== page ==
A few hours later, when police tracked the suspect, a member of the Bloods street gang, to a Brooklyn housing project, he allegedly started a shootout, wounding an officer in the hand.
A month earlier, the gun had been used in another bungled robbery attempt. The victim, a 20-year-old Brooklyn man, was shot four times. Ballistics also confirmed that the gun had been used in another homicide, that of a 16-year-old member of the Crips gang, just two days after the first shooting.
The federal Bureau of Alcohol, Tobacco and Firearms traces all guns used in crimes to their point of purchase. Of the 20 guns that the two men purchased at that Kennesaw gun-show booth, 10 have been recovered on the streets of New York City and designated as "crime guns," used to commit, or used in association with, a crime, ATF officials say.
Because of its relaxed gun laws, Georgia is a major shopping destination along the "Iron Pipeline," the notorious route favored by gunrunners along the I-95 corridor that stretches from Florida through Georgia, the Carolinas and Virginia to such northern cities as Philadelphia, New York, Boston and Washington, D.C. The pipeline flows in one direction only, from Southern states with permissive gun laws, like Georgia, to states with much stronger restrictions on gun purchases and ownership.
As with the narcotics trade, guns are moved illegally from areas of high supply and easy accessibility to areas of high demand and difficult accessibility. Unlike drugs, the initial purchase of these guns can be done quite legally.
In New York, a potential gun buyer must apply for a gun permit before purchasing each weapon, as well as pass a background check. No permit is needed in Georgia, only proof of state residency and an instant Georgia Bureau of Investigation background check.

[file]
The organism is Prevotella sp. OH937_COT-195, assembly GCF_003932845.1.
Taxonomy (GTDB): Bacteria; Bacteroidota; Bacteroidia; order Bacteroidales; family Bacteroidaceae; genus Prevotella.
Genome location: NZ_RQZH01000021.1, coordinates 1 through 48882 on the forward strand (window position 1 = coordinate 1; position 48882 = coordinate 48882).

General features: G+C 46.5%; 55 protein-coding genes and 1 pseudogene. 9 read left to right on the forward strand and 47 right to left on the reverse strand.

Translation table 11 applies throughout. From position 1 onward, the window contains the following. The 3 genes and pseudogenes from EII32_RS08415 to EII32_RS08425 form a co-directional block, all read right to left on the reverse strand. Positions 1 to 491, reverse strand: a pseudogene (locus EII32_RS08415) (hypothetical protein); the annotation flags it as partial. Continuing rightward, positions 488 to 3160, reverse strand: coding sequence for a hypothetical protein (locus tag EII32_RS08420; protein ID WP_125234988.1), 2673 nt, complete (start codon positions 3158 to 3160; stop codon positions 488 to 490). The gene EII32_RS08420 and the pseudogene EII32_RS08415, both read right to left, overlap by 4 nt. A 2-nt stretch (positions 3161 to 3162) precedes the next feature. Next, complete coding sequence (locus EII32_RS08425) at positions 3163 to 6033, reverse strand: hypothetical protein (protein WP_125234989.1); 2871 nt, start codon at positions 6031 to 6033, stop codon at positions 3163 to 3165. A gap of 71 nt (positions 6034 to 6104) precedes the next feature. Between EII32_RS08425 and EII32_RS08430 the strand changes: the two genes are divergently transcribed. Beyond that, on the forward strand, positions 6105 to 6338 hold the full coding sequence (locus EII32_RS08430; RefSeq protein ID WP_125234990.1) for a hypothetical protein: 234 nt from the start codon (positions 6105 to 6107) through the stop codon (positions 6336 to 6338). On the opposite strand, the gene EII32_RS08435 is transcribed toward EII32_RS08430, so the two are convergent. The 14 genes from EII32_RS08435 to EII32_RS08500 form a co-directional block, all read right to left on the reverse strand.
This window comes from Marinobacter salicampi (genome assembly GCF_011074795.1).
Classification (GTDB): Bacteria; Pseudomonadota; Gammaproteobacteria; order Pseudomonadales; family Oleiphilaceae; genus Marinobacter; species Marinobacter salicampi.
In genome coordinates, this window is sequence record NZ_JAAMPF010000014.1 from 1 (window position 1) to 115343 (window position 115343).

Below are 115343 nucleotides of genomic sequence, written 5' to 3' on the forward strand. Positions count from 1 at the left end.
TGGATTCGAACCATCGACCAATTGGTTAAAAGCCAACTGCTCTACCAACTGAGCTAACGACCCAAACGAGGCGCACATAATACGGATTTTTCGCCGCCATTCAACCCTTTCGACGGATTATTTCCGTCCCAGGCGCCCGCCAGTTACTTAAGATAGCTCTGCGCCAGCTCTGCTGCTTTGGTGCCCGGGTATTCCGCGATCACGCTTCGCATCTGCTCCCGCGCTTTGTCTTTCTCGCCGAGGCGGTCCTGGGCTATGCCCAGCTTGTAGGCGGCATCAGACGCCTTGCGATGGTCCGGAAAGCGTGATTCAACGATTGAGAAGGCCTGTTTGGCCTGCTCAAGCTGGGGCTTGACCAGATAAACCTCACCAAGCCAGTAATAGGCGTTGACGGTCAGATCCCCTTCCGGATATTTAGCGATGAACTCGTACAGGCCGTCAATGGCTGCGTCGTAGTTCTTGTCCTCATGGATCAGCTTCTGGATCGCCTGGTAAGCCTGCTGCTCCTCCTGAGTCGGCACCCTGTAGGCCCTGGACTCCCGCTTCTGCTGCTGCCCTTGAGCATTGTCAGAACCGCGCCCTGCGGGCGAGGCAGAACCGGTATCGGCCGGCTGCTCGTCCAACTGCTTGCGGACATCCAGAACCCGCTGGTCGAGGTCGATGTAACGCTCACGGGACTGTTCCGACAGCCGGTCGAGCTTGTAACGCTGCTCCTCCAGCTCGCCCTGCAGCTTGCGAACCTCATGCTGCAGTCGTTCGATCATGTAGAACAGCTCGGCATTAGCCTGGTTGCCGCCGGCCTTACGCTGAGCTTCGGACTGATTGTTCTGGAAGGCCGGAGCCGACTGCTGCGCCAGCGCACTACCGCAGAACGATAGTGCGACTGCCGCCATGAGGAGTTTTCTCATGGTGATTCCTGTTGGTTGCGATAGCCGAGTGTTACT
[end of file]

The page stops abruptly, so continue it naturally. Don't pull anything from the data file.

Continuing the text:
Georgia was named as the gunrunning capital of the country in 1994 by Richard Fox, then the ATF's top agent in Atlanta, who said the Peach State ranked as the top source for guns illegally transported to other states. One reason is that Georgia has no restriction on the number of guns that can be purchased at one time.
"More often than not, multiple sales of guns are an indicator of future criminal activity, especially if the guns tend to be cheap 'Saturday Night Special' type of guns," says Dr. Arthur Kellerman, director of the Center for Injury Control with the Centers for Disease Control and Prevention.
A study released last week by the Open Society Institute of New York ranked Georgia among the seven states with the least-restrictive gun laws, making our state a popular destination for buyers. There were so many gun shows in Georgia last year that Georgia ATF agents won't even hazard a guess as to the number. Joe Green, spokesman for the ATF in New York jokes, "I have heard that (Georgia has) more gun shows than gas stations."
But changing Georgia's laws has proven more than problematic, thanks to the power of the National Rifle Association.
The NRA remains one of the most powerful lobbies in the state among both Republicans and Democrats. The result is that Georgia is bucking a national trend toward more restrictive gun laws.
Last year, Georgia legislators rushed to make our state the first to pass a law making it illegal for cities to sue gun manufacturers to recover the cost of treating gun-related injuries. The bill was signed into law by Gov. Roy Barnes barely a week after such a lawsuit was filed by Atlanta.
Even moderate gun-control measures usually fail in Georgia, ensuring the state's continued prominence in the Iron Pipeline. Sen. David Scott, D-Atlanta, the annual leader of pro-gun control efforts, blames the NRA.
"In Georgia," he says, "there is such a fine line between the Republican minority and the Democratic majority that the NRA can play the two against one another and they usually get what they want."